Kingston’s old asylum coal dock to be marketed as deep-water dock for cruise ships

A second Kingston sign will be erected behind Kingston's old Rockwood Asylum to beautify the property's old coal dock, which will be used to accept cruise ships to the city. Global News

It’s official: the city of Kingston will have a deep-water dock to welcome cruise ships to the city.

But instead of the previously proposed downtown locations, cruise ships will be parking right behind the old Rockwood Asylum, at the now-defunct facility’s old coal dock.

Those using the waterfront trail behind the asylum may have noticed a second Kingston sign, like the one downtown in Confederation Park, sitting unassembled in a fenced area.

Read more: Kingston gets one step closer to deep water dock

This area is the asylum’s old dock, known as the coal dock. It was purchased by Doornekamp Constructions over a year ago from the federal government, and was meant to be used for the shipping portion of the company’s business.

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Sandy Berg from Doornekamp Constructions says the company has teamed up with Tourism Kingston to market the coal dock as a viable option for Great Lakes cruises to come to the city next year. She says an official photoshoot for the marketing campaign will take place next month. Until then, efforts will be made to beautify the space, including installing the second Kingston sign.

Berg says the operation will have help from Kingston Trolley Tours to cart cruise passengers to the downtown core.

Tourism Kingston has not made it clear exactly how the trolley tours will be able to transport all guests coming off various ships, but said it will depend on the various needs of the lines docking at the space.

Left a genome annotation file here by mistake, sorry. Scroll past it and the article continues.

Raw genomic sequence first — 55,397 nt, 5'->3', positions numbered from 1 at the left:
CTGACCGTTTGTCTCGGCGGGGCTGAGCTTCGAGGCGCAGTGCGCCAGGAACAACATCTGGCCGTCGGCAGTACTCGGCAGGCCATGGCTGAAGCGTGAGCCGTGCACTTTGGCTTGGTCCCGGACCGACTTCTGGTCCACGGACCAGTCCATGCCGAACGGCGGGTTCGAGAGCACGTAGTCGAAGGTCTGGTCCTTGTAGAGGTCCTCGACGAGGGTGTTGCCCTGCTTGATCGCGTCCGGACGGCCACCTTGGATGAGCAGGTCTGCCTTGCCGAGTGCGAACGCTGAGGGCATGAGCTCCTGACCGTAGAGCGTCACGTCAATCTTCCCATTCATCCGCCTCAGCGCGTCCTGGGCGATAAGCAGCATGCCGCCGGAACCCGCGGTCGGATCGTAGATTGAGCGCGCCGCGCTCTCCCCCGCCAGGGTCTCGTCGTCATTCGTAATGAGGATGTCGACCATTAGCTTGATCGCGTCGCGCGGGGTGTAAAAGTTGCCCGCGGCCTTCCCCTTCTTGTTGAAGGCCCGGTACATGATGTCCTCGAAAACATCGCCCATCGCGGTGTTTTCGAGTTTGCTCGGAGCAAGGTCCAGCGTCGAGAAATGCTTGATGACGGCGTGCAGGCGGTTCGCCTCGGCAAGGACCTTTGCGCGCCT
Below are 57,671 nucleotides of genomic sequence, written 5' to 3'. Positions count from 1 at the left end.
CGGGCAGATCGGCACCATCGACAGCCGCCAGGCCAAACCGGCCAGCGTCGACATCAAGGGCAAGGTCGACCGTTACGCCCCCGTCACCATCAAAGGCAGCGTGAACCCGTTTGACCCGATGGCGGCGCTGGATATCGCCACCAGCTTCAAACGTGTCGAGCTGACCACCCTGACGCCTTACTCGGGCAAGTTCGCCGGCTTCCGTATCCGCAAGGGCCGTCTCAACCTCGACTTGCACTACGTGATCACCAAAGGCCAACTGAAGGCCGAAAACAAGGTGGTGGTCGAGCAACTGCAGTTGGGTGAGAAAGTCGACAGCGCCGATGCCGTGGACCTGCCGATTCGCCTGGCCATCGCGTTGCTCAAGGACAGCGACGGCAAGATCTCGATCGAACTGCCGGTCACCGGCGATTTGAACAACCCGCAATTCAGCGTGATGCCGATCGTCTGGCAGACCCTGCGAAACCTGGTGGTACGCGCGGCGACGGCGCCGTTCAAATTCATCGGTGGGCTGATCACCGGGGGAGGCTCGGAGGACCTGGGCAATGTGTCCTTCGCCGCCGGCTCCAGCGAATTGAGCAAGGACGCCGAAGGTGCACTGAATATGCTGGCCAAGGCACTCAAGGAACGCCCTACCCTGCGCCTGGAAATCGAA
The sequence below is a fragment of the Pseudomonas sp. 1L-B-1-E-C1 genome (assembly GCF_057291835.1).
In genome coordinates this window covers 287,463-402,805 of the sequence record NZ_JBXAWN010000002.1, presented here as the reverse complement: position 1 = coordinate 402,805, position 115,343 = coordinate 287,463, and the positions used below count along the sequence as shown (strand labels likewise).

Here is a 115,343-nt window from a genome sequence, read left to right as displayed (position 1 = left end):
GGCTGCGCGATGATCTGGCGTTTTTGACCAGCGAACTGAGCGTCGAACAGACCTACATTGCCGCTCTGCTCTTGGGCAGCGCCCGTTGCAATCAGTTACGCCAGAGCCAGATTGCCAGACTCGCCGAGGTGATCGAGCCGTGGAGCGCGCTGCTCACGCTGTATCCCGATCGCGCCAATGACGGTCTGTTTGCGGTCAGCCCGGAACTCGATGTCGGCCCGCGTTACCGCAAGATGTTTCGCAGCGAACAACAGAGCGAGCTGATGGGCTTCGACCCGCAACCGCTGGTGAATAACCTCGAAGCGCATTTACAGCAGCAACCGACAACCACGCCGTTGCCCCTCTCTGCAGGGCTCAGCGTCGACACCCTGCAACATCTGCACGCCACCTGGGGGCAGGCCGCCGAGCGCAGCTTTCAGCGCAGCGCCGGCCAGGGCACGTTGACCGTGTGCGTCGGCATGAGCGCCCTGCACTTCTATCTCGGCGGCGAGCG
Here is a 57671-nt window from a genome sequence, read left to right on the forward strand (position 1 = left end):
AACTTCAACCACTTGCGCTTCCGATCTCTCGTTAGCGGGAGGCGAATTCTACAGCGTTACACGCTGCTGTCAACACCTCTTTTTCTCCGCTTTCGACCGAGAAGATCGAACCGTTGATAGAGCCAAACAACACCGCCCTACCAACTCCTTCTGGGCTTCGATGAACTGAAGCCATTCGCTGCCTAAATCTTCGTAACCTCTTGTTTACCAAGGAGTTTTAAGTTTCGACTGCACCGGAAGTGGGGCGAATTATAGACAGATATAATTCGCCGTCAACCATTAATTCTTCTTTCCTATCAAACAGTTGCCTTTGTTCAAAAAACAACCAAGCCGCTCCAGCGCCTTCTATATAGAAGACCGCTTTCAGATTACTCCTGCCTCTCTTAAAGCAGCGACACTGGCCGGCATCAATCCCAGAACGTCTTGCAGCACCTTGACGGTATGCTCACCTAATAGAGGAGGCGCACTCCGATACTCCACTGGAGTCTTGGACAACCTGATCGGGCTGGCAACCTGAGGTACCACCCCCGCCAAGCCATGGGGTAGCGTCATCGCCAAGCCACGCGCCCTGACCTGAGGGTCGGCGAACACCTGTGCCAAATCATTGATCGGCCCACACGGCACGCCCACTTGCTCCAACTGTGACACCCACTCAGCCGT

“What works for one cruise line may not work for another depending on their guests, what experiences they offer, what’s included in each ticket. It’s important that there is flexibility to offer excursions tailored to their needs.”

The city is not paying Doornekamp Construction for the use of the dock, and says that the cruise lines themselves will pay the company for its use.

Read more: Kingston readies next big waterfront project — A pathway in the lake

Berg also says that the coal dock is only a temporary stopgap for the city, which she said hopes to move the deep-water dock to a downtown location like the Marine Museum in the future.

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Still Tourism Kingston says the Marine Museum is not the official final resting spot for the city’s deep-water dock as of yet.

“This has not been confirmed – the Marine Museum is a potential location, and will be considered through the City of Kingston’s process along with other potential locations.”

Last year, due to the COVID-19 pandemic, no cruise ships came to Kingston. Before that, any cruise ships wanting to stop in the city needed to dock far out in the water and provide a smaller vessel to access the city’s shore.

Berg says the coal dock will allow the city to finally accept passengers directly to shore and prove to Great Lakes cruise companies that Kingston is a viable stop on their routes.

Federal approvals have already been granted for the location.

Click to play video: 'City of Kingston to examine second location for a deep water dock' City of Kingston to examine second location for a deep water dock
City of Kingston to examine second location for a deep water dock – Aug 8, 2019

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